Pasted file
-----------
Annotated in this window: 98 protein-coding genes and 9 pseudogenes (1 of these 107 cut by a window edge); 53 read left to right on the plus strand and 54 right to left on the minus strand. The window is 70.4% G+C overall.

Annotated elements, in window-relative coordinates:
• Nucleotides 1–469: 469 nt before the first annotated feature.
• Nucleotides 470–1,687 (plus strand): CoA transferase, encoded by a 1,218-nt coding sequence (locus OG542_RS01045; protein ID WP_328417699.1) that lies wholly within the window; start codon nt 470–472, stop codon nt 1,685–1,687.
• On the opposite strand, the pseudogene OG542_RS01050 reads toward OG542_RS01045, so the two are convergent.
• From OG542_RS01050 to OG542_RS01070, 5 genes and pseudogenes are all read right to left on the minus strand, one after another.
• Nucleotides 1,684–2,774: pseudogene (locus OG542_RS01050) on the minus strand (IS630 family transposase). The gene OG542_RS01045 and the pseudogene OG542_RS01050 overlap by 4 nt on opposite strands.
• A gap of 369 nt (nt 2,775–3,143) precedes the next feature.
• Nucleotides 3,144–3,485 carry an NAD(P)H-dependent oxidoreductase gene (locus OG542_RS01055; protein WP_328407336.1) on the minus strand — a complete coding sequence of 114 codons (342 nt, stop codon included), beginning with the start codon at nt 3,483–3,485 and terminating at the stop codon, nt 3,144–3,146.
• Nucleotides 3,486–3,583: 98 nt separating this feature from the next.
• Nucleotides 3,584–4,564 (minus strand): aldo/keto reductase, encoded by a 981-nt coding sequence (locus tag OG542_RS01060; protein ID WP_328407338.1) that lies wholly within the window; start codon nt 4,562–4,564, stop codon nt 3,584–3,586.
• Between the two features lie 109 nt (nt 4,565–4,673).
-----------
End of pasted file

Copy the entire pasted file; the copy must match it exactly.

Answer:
Annotated in this window: 98 protein-coding genes and 9 pseudogenes (1 of these 107 cut by a window edge); 53 read left to right on the plus strand and 54 right to left on the minus strand. The window is 70.4% G+C overall.

Annotated elements, in window-relative coordinates:
• Nucleotides 1–469: 469 nt before the first annotated feature.
• Nucleotides 470–1,687 (plus strand): CoA transferase, encoded by a 1,218-nt coding sequence (locus OG542_RS01045; protein ID WP_328417699.1) that lies wholly within the window; start codon nt 470–472, stop codon nt 1,685–1,687.
• On the opposite strand, the pseudogene OG542_RS01050 reads toward OG542_RS01045, so the two are convergent.
• From OG542_RS01050 to OG542_RS01070, 5 genes and pseudogenes are all read right to left on the minus strand, one after another.
• Nucleotides 1,684–2,774: pseudogene (locus OG542_RS01050) on the minus strand (IS630 family transposase). The gene OG542_RS01045 and the pseudogene OG542_RS01050 overlap by 4 nt on opposite strands.
• A gap of 369 nt (nt 2,775–3,143) precedes the next feature.
• Nucleotides 3,144–3,485 carry an NAD(P)H-dependent oxidoreductase gene (locus OG542_RS01055; protein WP_328407336.1) on the minus strand — a complete coding sequence of 114 codons (342 nt, stop codon included), beginning with the start codon at nt 3,483–3,485 and terminating at the stop codon, nt 3,144–3,146.
• Nucleotides 3,486–3,583: 98 nt separating this feature from the next.
• Nucleotides 3,584–4,564 (minus strand): aldo/keto reductase, encoded by a 981-nt coding sequence (locus tag OG542_RS01060; protein ID WP_328407338.1) that lies wholly within the window; start codon nt 4,562–4,564, stop codon nt 3,584–3,586.
• Between the two features lie 109 nt (nt 4,565–4,673).